One day in 1651, Dutchman Joannes Lethaeus, better known to the world as Jan de Doot, reportedly told his spouse to go the fish market and then called his brother for a little assistance over a private matter. Certainly, he would have a lot to explain to his wife later when she came back home from the market, because, in the meantime, he planned to performed surgery on himself. Little or big, surgeries are a serious thing.
He was to cut into his body to release a stone that obstructed his bladder. This obscure case of self-surgery has been documented in a book called Observationes Medicae, by Nicolaes Tulp, who was a physician himself and also served as the Mayor of Amsterdam in the 17th century. The book was published in 1672 and documents over 200 medical cases.
Jan de Doot, by occupation a blacksmith, had already faced problems with bladder stones before moving on to perform the gruesome act. Twice he had been cut by people trained to do exactly that–remove stones from people’s bodies. Given that even the most mundane of surgeries in the 17th century would not have been by any imagination as painless as modern-day utilities allow, the previous experiences must have been traumatic for the Dutchman. For the new bladder stone, he decided it would be only he alone to wound and tear his flesh, a step that definitely took unprecedented courage.
So, while his spouse was out and about, his brother arrived and was instructed to hold his scrotum on the side so that Jan de Doot could precisely locate the prominent stone with one of his hands. He then used the other hand to make a cut in the perineum, after which he squatted down a couple of times to expand the wound just enough to make room for the invader to come out. This is horrid: he then allegedly placed his fingers in the open wound and reached for the bladder stone to finally lever it out.
In the process, Jan de Doot may have damaged his bladder too, but the stone–weighing some four ounces and the size of a chicken egg–was out. Only at this moment did Jan de Doot ask his brother to fetch a healer to stitch him back up. It seems that the self-surgery was a success and it is assumed the self-treating patient recovered and lived at least five more years after this radical approach to healing.
Of course, after this event, the story spread and people were fascinated that someone had managed to take out their bladder stone on their own. But those more knowledgeable in medicine shared their thoughts that it was very strange how Jan de Doot performed a lithotomy procedure without appropriate medical instruments and the use of a single hand only.
Even later contemplation on the case by experts, as of the 20th century, agree that it would not have been that easy for the stone to come out as the Dutchman reportedly explained. As HistoryCollection.co writes, it is probable that the stone might have moved through the body because of the previous slits made to extract the first two stones that formed in Jan de Doot’s body. That somehow, this third stone ended up in the immediate subcutaneous tissue–meaning just underneath the skin. This would explain, it is reported, how De Doot could have performed the self-surgery with such “ease.”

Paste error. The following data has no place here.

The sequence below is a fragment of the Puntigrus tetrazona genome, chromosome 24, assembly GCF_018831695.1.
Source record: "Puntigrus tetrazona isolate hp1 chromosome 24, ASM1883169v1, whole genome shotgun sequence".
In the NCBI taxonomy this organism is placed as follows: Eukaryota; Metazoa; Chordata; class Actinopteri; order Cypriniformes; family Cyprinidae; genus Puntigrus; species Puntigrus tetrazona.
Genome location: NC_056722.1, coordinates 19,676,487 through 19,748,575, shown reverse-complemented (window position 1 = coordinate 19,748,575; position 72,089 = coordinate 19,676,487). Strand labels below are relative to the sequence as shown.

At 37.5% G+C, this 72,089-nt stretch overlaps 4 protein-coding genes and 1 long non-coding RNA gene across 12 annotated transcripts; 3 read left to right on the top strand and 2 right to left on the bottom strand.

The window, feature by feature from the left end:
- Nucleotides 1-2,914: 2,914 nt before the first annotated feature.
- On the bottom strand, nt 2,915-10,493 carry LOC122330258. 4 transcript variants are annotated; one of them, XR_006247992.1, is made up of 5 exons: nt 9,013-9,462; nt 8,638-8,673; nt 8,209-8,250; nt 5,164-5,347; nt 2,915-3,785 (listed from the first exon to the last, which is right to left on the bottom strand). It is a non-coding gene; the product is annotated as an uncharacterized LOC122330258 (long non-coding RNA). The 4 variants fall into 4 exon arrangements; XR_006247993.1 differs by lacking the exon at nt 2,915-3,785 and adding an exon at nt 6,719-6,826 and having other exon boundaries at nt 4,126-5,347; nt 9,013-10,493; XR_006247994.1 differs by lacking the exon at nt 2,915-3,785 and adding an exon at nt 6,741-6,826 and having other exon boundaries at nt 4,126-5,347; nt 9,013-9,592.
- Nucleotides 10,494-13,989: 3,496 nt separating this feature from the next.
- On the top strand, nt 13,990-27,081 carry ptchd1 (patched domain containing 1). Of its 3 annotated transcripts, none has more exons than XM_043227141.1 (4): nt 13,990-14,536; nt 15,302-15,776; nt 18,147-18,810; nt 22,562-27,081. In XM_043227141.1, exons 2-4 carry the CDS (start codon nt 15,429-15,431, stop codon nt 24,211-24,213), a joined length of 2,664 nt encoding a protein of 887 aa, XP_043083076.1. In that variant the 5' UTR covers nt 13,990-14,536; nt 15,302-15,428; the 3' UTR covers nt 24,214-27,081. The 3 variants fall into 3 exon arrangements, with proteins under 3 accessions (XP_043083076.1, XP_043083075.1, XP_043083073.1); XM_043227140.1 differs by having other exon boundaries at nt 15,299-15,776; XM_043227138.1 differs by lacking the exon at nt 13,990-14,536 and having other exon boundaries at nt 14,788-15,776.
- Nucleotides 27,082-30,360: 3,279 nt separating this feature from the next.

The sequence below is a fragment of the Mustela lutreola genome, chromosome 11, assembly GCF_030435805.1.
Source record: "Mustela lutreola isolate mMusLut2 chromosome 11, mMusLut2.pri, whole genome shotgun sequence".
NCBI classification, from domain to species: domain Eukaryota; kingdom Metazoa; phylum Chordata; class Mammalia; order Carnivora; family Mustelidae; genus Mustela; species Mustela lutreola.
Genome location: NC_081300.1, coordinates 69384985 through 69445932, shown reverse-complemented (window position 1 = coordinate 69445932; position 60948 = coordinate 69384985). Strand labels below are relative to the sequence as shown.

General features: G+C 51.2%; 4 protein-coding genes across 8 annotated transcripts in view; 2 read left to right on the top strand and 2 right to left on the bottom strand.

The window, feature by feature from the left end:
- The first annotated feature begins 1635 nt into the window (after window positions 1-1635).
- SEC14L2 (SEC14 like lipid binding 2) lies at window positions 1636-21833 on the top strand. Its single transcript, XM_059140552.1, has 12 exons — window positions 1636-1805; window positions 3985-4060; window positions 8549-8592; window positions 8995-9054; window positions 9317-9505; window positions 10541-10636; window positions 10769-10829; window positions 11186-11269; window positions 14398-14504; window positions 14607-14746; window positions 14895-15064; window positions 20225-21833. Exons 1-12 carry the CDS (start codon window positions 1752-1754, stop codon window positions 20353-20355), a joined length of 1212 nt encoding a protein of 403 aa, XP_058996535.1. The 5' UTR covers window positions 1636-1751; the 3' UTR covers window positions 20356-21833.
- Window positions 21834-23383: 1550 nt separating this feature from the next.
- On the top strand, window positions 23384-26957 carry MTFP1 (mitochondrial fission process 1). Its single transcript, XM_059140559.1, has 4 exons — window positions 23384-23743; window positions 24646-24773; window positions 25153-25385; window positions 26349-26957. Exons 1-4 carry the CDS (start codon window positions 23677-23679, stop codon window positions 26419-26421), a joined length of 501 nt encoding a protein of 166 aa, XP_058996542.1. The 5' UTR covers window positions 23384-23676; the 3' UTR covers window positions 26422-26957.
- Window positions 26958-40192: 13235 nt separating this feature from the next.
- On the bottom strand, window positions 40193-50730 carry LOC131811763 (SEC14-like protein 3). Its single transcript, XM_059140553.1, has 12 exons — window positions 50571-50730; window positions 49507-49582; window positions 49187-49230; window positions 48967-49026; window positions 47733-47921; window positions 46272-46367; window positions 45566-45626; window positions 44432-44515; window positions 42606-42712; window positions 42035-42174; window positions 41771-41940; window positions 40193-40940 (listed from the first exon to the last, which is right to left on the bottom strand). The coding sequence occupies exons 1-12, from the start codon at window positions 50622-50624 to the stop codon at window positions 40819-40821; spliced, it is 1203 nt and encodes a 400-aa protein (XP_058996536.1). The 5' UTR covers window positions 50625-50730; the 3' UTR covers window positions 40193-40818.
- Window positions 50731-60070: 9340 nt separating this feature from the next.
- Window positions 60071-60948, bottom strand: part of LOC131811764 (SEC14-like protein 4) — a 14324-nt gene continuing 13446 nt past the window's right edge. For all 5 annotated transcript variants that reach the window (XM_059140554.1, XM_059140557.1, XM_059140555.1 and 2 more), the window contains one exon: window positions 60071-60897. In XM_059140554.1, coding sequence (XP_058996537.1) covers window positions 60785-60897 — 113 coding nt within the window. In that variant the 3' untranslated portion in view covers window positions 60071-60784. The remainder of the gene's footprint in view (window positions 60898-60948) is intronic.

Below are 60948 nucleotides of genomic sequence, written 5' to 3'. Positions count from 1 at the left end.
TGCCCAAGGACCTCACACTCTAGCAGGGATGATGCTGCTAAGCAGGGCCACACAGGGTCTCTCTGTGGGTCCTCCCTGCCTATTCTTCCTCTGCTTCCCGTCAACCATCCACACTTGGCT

Weighing in at four ounces, Jan de Doot indeed coped with the prominent stone. It is likely that it had formed due to a more serious inflammation caused by a chronic infection in the urinary tract, or perhaps it was problems with the prostate that made him suffer.
Whatever the case, there is one artwork that immortalizes Jan de Doot and his great feat of courage. A portrait of him, where he holds the stone, toned in gold, as well as the knife he used for the effort, was painted in 1655 by Antwerp-born Carel van Savoyen. The work is now accommodated at the University of Leiden in the Netherlands.
As to the question of whether Jan de Doot is the sole case of someone performing self-surgery, he is not. People have subjected themselves to the unthinkable many a time when in urgent need, such as in the more recent case of Aron Ralston, who made news in 2003.
Ralston was on a solo-trip in Blue John Canyon–a remote slot canyon in Utah’s Canyonlands National Park–when an 800-pound boulder fell, trapping his right forearm against the canyon wall. Five days later, still stuck, utterly wasted and without success to free his arm from the boulder, the outdoorsman decided that to amputate his already decaying arm was his only chance of survival. He did survive the event.
There are but a few more cases when people have made drastic moves for the sake of their health or guided by their survival instinct. And as Observationes Medicae further remarks on Jan de Doot’s case, “sometimes daring helps when reason doesn’t.”